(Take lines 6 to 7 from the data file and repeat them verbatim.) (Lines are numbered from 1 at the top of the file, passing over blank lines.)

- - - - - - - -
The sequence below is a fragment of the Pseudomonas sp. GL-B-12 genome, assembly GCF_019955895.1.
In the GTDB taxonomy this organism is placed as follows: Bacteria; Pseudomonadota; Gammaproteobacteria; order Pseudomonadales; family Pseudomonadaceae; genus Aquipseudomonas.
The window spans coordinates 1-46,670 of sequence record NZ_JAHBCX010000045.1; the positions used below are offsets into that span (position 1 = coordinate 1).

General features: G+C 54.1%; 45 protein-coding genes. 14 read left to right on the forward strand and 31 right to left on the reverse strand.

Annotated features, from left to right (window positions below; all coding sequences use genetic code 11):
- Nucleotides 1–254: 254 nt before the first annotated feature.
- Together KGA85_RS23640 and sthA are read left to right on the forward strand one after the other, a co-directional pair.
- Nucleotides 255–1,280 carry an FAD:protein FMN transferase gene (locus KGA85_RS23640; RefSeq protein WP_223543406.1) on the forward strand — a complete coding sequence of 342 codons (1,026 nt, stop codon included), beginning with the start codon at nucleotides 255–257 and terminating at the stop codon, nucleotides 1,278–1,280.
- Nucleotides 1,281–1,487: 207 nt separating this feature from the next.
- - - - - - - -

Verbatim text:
- Nucleotides 1–254: 254 nt before the first annotated feature.
- Together KGA85_RS23640 and sthA are read left to right on the forward strand one after the other, a co-directional pair.